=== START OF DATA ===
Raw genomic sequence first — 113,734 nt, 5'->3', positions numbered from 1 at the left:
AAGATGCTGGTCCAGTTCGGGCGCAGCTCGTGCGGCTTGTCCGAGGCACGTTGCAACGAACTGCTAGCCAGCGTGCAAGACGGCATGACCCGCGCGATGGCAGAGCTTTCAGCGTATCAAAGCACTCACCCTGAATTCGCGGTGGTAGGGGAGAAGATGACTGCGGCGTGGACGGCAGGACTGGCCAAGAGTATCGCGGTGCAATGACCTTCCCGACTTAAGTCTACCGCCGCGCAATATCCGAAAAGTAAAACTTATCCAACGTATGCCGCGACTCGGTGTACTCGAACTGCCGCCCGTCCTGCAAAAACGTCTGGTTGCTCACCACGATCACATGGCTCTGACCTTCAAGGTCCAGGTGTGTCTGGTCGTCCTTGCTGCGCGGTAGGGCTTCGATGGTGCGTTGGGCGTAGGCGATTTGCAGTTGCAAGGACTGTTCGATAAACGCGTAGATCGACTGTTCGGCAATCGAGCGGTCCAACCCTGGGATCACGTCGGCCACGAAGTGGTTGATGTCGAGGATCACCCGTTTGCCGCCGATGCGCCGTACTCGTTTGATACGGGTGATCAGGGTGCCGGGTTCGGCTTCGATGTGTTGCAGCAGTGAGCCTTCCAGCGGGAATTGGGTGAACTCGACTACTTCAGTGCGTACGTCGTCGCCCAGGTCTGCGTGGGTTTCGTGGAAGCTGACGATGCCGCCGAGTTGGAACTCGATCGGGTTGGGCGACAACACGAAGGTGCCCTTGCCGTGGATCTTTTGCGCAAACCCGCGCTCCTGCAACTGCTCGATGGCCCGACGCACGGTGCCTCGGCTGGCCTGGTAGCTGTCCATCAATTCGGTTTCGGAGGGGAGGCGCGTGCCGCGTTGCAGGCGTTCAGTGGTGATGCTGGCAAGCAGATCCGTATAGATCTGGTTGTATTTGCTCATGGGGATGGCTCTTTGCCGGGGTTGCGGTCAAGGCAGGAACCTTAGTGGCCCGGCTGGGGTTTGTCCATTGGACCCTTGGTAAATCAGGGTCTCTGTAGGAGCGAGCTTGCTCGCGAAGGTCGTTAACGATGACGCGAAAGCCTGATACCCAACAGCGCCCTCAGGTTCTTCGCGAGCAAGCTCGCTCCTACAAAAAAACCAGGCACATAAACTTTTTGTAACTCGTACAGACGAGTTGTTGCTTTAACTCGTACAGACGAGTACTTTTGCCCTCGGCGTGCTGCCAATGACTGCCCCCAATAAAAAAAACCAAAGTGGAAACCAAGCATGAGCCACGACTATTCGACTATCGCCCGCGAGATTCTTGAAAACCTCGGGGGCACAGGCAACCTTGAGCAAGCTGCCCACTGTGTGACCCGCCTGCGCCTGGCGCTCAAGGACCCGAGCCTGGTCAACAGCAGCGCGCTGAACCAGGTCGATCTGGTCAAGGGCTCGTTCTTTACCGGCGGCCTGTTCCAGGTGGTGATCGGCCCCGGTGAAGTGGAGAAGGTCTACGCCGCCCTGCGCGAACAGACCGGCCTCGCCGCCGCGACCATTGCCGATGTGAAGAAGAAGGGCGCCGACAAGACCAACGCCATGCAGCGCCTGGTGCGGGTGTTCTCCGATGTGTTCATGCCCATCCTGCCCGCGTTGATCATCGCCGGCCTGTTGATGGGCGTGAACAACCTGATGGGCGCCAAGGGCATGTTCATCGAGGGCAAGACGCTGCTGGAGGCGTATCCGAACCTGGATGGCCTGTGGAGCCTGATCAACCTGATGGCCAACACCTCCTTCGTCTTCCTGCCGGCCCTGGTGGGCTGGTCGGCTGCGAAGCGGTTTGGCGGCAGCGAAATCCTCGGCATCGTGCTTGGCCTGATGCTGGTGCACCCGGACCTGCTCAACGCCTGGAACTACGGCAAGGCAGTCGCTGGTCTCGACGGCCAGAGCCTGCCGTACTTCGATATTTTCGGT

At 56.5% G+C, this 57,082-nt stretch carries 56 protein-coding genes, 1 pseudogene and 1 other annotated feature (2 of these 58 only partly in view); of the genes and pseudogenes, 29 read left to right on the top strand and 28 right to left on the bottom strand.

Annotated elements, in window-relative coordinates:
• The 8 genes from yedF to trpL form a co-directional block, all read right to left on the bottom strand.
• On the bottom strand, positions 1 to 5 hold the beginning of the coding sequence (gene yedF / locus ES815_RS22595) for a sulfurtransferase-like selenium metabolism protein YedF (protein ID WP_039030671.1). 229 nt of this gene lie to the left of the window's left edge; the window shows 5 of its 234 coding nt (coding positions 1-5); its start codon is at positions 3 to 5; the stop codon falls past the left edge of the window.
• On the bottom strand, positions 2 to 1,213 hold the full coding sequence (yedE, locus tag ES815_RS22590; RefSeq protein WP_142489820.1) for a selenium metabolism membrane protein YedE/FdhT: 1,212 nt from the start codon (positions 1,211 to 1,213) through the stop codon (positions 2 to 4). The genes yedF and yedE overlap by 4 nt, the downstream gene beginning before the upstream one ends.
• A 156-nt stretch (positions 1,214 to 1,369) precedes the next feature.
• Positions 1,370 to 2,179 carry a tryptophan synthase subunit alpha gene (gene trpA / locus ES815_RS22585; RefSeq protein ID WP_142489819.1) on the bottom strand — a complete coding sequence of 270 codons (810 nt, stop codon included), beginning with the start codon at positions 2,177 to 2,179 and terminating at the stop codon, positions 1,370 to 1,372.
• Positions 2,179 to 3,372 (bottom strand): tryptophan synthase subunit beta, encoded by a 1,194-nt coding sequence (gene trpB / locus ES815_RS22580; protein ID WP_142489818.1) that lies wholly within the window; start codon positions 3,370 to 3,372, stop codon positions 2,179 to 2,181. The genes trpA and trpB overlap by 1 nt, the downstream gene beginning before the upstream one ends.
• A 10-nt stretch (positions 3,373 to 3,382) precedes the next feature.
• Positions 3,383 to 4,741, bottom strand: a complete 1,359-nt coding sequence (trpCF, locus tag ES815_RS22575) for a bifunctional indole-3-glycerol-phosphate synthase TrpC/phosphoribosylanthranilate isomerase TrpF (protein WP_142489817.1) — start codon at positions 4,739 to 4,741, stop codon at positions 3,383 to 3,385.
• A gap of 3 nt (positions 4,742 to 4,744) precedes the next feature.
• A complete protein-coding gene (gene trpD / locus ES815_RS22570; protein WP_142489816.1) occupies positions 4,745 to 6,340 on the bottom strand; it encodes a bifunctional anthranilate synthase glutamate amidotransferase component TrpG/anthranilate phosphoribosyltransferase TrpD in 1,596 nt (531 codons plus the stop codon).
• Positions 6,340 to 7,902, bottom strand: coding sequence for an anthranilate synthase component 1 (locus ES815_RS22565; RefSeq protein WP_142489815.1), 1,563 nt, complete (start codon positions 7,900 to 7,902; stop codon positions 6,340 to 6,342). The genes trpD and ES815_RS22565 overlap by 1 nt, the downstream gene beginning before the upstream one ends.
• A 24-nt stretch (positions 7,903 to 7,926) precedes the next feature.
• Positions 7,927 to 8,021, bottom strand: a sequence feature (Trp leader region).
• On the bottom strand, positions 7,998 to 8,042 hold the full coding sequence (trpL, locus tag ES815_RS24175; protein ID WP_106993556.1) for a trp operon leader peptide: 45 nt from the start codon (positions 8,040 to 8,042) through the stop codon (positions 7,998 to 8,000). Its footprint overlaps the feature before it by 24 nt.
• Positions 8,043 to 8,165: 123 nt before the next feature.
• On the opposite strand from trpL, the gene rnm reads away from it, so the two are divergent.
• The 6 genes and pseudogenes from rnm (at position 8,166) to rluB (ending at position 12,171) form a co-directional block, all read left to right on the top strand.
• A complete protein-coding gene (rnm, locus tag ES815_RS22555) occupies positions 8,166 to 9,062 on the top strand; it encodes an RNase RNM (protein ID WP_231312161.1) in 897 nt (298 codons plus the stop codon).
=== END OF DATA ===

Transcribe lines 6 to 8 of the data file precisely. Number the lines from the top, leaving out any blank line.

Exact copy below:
• On the bottom strand, positions 1 to 5 hold the beginning of the coding sequence (gene yedF / locus ES815_RS22595) for a sulfurtransferase-like selenium metabolism protein YedF (protein ID WP_039030671.1). 229 nt of this gene lie to the left of the window's left edge; the window shows 5 of its 234 coding nt (coding positions 1-5); its start codon is at positions 3 to 5; the stop codon falls past the left edge of the window.
• On the bottom strand, positions 2 to 1,213 hold the full coding sequence (yedE, locus tag ES815_RS22590; RefSeq protein WP_142489820.1) for a selenium metabolism membrane protein YedE/FdhT: 1,212 nt from the start codon (positions 1,211 to 1,213) through the stop codon (positions 2 to 4). The genes yedF and yedE overlap by 4 nt, the downstream gene beginning before the upstream one ends.
• A 156-nt stretch (positions 1,214 to 1,369) precedes the next feature.